Mark Zuckerberg says Facebook users were quick to answer the call for donations to aid earthquake recovery efforts in Nepal. More than $10 million was contributed via the social network's Donate button since it was placed temporarily atop users' News Feed.
Facebook will also donate $2 million of its own money, with all contributions going to the International Medical Corps' mobile first-aid units.
"It is inspiring to see our community coming together to help people in their time of need," Zuckerberg wrote today on his personal Facebook profile. "We're grateful to be serving you, and for all your efforts to support those affected by the Nepal earthquake."
The nonprofit International Medical Corps was effusive in its thanks to both Facebook and the many users who donated to their efforts.
"The unparalleled power of Facebook's extraordinary network has mobilized $10 million for families suffering from the devastating Nepal earthquake," the organization wrote on its Facebook page. "Facebook Community—we thank you! International Medical Corps is incredibly grateful for the outpouring of support! We will immediately deploy these funds to provide lifesaving medical care, medicines and supplies to the hardest-hit communities. As the needs continue to grow, together, we will reach more people in Nepal with critical services and hope."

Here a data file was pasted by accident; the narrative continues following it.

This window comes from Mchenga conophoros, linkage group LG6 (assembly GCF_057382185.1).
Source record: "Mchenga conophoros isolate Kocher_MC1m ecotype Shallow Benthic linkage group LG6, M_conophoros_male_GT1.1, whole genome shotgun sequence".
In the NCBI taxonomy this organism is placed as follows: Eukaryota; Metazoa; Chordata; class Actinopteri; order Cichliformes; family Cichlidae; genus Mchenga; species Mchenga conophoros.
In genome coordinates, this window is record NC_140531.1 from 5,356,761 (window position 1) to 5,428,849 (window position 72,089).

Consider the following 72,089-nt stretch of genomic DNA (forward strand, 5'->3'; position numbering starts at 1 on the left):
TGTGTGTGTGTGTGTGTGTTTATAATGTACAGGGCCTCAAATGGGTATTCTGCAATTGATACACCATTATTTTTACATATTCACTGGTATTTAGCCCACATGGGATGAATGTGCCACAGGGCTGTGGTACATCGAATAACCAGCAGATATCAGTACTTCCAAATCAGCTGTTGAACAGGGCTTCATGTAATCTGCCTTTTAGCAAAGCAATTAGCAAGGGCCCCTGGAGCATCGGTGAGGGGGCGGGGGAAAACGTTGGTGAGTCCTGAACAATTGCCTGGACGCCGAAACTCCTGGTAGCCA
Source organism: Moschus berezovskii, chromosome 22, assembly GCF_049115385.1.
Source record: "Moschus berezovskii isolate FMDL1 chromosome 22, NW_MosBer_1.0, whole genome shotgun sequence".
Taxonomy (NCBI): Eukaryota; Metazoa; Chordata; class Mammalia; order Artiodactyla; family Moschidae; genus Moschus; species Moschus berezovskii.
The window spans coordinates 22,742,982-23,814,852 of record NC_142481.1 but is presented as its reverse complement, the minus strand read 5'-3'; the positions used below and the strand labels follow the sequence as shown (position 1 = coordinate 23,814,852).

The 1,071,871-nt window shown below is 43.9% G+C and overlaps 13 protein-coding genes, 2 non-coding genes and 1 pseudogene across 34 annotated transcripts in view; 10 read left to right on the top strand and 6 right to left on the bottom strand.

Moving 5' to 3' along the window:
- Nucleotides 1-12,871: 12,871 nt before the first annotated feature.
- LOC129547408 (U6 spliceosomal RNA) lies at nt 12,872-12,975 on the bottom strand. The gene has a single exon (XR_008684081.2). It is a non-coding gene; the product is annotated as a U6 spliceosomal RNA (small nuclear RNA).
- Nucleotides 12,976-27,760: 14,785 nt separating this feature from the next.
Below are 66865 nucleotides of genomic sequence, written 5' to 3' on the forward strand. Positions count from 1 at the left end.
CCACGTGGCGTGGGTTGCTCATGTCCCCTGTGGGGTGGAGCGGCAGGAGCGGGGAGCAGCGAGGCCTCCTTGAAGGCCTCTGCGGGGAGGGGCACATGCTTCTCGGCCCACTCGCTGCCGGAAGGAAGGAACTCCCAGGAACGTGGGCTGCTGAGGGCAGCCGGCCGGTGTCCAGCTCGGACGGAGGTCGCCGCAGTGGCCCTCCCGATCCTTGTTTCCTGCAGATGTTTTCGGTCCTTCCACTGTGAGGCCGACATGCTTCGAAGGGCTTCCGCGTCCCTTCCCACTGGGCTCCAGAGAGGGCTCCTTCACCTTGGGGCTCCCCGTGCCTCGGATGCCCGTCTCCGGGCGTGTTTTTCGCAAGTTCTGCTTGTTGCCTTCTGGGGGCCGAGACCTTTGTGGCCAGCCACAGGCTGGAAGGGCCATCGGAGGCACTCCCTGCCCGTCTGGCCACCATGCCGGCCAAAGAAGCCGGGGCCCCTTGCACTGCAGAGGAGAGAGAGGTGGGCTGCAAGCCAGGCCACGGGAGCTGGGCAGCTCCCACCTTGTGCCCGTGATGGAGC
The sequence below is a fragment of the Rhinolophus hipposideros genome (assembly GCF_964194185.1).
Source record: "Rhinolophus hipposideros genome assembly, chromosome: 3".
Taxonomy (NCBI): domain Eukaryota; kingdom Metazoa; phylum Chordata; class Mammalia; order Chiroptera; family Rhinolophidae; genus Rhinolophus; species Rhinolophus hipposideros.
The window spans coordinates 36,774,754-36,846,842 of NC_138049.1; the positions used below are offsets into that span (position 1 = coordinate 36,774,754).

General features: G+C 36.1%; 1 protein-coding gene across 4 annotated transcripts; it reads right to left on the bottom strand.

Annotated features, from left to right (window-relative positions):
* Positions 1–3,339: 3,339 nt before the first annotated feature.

The death toll from Saturday's 7.8-magnitude earthquake in the Himalayan nation continues to rise, with one army official saying today that as many as 15,000 may have perished.
Zuckerberg said he's been honored to see so many of Facebook's features and apps being used by those involved in recovery.
"In times of crisis, the need to connect and share becomes even more critical," he wrote. "WhatsApp and Messenger are being used in Nepal and across the region to get help. Aid workers are using Groups to coordinate and figure out how to get to affected areas. Journalists and media outlets are using Instagram as their primary way to share photos of the events."
Also, the network's Safety Check app was used by 7 million residents of the region to let loved ones know they were safe, with more than 150 million friends being notified.
Today's announcement of the Nepal donations marks the first time Facebook has revealed the amount donated by users. It has not released the amount given via the Donate button in late 2014, when the option was used to raise funds for Ebola treatment in Africa.